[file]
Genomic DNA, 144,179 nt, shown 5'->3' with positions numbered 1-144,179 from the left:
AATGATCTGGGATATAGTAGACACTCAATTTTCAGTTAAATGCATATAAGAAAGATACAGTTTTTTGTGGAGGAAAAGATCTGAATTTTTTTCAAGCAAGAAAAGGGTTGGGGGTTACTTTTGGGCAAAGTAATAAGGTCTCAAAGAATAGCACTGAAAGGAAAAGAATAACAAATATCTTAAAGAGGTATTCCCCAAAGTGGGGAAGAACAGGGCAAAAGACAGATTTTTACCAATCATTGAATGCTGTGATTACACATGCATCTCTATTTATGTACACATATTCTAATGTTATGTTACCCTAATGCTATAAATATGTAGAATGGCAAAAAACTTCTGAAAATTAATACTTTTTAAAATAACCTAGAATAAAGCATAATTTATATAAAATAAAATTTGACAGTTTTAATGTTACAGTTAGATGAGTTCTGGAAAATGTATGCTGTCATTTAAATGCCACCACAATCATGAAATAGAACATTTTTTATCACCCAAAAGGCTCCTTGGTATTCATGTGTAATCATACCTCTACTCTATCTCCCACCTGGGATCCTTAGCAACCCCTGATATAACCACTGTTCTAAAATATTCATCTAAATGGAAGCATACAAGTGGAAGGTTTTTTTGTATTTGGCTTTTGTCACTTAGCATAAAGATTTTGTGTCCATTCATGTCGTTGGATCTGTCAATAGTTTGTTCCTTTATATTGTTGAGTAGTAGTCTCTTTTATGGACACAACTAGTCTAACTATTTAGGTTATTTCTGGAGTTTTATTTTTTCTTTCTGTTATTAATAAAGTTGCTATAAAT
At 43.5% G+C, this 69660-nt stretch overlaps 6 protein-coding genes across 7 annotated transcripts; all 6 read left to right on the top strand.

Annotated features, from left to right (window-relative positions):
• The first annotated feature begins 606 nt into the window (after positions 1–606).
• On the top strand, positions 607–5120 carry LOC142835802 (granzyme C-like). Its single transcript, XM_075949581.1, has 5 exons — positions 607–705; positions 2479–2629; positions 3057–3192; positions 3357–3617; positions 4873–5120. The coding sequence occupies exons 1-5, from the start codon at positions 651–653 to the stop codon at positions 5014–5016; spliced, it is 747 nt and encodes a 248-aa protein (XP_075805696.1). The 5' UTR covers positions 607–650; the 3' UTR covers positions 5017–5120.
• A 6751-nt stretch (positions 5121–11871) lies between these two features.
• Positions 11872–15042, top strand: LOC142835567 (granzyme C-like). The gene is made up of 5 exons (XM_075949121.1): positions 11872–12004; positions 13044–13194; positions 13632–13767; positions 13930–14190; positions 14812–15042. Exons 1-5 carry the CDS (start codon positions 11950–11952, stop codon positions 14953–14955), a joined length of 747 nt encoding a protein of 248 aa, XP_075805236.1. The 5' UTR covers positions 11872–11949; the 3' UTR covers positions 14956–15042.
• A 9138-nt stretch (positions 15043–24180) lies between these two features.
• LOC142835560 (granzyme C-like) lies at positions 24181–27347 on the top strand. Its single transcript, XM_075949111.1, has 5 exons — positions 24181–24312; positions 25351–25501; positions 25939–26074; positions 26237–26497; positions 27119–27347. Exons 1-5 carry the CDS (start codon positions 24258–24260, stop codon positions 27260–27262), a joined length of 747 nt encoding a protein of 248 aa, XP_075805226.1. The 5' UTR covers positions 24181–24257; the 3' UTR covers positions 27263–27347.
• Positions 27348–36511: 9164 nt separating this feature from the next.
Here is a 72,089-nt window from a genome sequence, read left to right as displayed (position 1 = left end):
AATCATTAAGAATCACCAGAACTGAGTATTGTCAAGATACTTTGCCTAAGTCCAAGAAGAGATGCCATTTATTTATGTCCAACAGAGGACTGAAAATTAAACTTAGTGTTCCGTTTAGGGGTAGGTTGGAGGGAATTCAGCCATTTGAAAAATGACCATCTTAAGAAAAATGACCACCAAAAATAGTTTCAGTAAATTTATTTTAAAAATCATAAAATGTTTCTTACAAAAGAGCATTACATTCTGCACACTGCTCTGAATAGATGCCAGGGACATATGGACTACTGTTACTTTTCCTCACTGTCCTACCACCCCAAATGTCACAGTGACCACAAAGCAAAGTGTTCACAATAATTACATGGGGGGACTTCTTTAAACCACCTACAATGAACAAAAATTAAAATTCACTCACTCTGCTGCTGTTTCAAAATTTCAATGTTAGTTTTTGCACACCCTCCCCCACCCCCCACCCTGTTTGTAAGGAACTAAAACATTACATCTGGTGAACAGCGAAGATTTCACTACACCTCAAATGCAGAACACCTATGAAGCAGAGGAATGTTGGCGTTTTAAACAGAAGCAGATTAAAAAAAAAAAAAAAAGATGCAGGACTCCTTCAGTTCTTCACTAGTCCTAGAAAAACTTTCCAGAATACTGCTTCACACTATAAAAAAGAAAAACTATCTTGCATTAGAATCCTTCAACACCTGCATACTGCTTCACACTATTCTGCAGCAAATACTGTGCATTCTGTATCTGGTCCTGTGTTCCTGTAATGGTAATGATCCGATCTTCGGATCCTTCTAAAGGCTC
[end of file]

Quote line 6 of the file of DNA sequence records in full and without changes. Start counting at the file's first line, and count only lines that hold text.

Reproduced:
• On the top strand, positions 607–5120 carry LOC142835802 (granzyme C-like). Its single transcript, XM_075949581.1, has 5 exons — positions 607–705; positions 2479–2629; positions 3057–3192; positions 3357–3617; positions 4873–5120. The coding sequence occupies exons 1-5, from the start codon at positions 651–653 to the stop codon at positions 5014–5016; spliced, it is 747 nt and encodes a 248-aa protein (XP_075805696.1). The 5' UTR covers positions 607–650; the 3' UTR covers positions 5017–5120.